Will the fuel market change?Fuel economy is the incentive forusing anything other than lowsulphur fuels to comply withMARPOL Annex VI. So long asthere are cheaper fuel alternatives,those alternatives will have a strongbusiness case.Of course, the future price of agiven fuel is difficult to predict. Theprice of LNG, for example, mightbecome lower as the LNG infrastructure expands. Likewise, no onecan anticipate the exact price oflow-sulphur fuels and HFO in thecoming years.However, a continued difference inprice between low-sulphur fuels andHFO is likely. So long as it remainsin common use worldwide, a residualfuel like HFO will always be a cheaperalternative. This price differential iswhat justifies the installation of ascrubber – and its size determinesyour time to payback and profit.One thing is certain: the sooner youchoose a scrubber, the greater yourpotential long-term savings will be.Staying ahead in SOx compliance15

Does your business modelmake a difference?Installing a SOx scrubber lets you continue usingHFO, which means fuel cost savings. Directlyor indirectly, those savings can be used tostrengthen your business – no matter what yourbusiness model.For owner-operatorsIf you both own and operateyour vessel, you pay for yourown fuel. This makes the casefor installing a scrubberrelatively simple. You savemoney by purchasing HFOrather than a low-sulphur fuel,which is money you canreinvest in your business orpocket as profit.For owners of charteredvesselsIf you charter your vesselto others, it is usually the16Staying ahead in SOx compliancecompany operating the vesselthat pays for the fuel. However,a scrubber will let you offer astronger business case thancompetitors reliant on moreexpensive fuels. Those whocharter your vessel will be ableto keep their own prices down,which will allow them to gainbusiness over other shippers.Already, there are exampleswhere the projected differencebetween HFO and low-sulphurfuels is tipping the competitivebalance in contract negotiations.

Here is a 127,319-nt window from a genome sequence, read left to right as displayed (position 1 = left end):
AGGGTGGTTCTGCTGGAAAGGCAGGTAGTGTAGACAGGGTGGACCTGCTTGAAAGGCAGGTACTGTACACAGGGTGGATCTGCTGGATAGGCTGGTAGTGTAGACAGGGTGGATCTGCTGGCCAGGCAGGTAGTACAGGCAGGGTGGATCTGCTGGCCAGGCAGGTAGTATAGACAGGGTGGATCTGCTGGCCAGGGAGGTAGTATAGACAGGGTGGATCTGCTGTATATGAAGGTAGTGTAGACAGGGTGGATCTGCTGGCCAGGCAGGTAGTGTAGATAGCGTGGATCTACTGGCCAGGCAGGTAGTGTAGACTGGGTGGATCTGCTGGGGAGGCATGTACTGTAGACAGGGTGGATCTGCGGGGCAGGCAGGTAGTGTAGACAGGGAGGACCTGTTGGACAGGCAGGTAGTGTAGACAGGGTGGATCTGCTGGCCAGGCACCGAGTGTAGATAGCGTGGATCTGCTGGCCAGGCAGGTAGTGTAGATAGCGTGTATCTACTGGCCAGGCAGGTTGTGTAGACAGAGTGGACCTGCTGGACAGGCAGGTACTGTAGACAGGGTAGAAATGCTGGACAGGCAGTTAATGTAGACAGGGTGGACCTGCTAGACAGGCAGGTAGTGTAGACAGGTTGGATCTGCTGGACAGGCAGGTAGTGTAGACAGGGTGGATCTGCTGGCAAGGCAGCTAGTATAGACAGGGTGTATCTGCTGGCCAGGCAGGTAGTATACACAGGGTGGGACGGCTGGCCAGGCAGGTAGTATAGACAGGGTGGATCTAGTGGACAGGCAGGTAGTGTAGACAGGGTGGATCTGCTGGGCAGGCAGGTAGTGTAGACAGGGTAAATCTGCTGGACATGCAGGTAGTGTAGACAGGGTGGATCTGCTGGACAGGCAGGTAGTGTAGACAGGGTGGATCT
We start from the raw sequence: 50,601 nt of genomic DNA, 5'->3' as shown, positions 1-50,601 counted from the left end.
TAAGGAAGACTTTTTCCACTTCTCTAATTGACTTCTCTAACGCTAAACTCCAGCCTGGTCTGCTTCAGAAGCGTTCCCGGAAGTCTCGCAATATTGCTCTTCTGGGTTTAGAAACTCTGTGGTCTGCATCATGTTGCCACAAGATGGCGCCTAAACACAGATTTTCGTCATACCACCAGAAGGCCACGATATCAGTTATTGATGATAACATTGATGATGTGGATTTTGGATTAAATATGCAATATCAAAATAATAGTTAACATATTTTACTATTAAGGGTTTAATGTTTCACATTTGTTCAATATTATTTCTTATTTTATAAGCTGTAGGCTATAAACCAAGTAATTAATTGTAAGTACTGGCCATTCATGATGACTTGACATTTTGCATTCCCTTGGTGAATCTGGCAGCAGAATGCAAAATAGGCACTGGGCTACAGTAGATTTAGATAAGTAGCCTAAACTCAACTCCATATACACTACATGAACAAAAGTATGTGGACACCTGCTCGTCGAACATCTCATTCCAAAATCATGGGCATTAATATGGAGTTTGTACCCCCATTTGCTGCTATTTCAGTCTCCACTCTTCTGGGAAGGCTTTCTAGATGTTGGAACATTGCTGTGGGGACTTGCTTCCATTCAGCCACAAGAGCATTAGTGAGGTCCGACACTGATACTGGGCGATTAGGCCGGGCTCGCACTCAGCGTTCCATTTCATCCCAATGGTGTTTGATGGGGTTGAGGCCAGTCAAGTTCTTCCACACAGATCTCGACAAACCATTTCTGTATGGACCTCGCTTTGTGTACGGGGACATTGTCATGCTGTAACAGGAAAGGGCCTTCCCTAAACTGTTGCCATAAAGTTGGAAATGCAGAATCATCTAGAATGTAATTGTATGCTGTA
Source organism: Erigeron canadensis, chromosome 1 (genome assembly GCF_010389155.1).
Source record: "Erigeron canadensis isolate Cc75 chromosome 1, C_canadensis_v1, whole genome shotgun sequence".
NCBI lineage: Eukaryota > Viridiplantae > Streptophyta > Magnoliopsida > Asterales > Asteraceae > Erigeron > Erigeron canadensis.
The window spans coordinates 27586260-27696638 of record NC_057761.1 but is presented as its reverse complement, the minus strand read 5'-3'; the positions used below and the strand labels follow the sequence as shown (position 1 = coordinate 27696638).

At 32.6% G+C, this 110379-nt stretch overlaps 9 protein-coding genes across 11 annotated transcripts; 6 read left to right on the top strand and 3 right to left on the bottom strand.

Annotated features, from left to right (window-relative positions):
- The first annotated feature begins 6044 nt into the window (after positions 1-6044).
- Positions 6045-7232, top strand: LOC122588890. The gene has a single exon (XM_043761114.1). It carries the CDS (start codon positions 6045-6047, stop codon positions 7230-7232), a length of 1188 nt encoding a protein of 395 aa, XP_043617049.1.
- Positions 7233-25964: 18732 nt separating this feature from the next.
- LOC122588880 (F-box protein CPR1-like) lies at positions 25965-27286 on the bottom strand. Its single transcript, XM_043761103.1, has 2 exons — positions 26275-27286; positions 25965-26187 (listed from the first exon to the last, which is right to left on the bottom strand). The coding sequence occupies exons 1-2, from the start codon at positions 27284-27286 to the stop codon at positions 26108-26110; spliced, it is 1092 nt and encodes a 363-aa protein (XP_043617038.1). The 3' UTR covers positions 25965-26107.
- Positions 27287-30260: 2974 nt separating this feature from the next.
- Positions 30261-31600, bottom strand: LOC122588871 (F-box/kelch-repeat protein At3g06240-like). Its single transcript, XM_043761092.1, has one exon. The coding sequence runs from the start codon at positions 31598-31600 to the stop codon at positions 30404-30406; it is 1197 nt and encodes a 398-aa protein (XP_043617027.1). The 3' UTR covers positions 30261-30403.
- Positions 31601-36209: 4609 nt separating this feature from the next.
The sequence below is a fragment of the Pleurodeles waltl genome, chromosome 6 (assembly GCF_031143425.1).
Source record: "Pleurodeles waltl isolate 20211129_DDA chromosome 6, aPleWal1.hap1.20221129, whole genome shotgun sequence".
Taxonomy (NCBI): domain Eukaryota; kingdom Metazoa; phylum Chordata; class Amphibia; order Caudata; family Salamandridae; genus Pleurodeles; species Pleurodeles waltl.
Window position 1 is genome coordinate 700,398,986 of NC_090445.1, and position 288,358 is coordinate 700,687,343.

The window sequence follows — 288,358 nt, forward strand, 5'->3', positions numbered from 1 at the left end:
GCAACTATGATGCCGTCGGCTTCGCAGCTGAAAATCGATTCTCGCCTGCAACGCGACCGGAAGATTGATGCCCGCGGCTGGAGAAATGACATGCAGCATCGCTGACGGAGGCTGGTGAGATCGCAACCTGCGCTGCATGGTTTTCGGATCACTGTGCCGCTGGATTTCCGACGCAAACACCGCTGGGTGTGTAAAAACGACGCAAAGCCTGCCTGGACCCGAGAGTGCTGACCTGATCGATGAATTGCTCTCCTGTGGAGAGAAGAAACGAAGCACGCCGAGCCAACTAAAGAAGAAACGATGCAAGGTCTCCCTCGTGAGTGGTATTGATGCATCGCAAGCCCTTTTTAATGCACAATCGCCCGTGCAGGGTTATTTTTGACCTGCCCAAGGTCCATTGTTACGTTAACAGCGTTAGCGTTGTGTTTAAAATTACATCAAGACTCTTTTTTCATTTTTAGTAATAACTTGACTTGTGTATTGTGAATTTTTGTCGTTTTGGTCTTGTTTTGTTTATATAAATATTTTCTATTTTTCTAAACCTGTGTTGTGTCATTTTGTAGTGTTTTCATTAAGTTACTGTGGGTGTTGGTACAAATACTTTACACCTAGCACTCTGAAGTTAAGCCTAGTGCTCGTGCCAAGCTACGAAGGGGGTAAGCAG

The time to choose is nowA “wait-and-see” approach to SOxabatement – in the hopes of a dropin low-sulphur fuel prices or a suddenimprovement in the LNG infrastructure – is no doubt an option. What iscertain, however, is that choosing toinvest in a SOx scrubber meansimmediate payback in terms offuel-related operating costs.The longer you delay your choice,the more difficult it may be toimplement when you make it. Inaddition to MARPOL Annex VI,other environmental regulations arenecessitating new equipment onboard. Shipyard availability, as wellas the number of suppliers who candeliver a scrubber on time, may thusbe limited in the future.By delaying your decision, you maybe committing to expensive fuel fora long time to come.Staying ahead in SOx compliance17

The choice ofscrubberChoosing a scrubber is the economicalway to meet SOx emission limits. But thechoice is a long-term one, and there aredifferences between scrubber solutions.Your priorities and sailing profile are bothimportant to consider.18Staying ahead in SOx compliance

Staying ahead in SOx compliance19

Scrubbers at seaScrubbers are emission controldevices that remove unwanted SOxand particulates from exhaust gas,preventing them from entering theatmosphere. In most cases, assuggested by the name, the pollutants are literally “washed” out ofthe exhaust gas.While scrubbers have a longerhistory of use in industrial applications on land, they are not new to themarine industry.20Staying ahead in SOx complianceFor example, they are an integralcomponent of inert gas productionsystems, which generate cargostabilizing inert gas for oil andchemical tankers and inert gas forgas freeing of LNG cargo tanks.While scrubbers have a longerhistory of use in industrial applications on land, they are not new to themarine industry.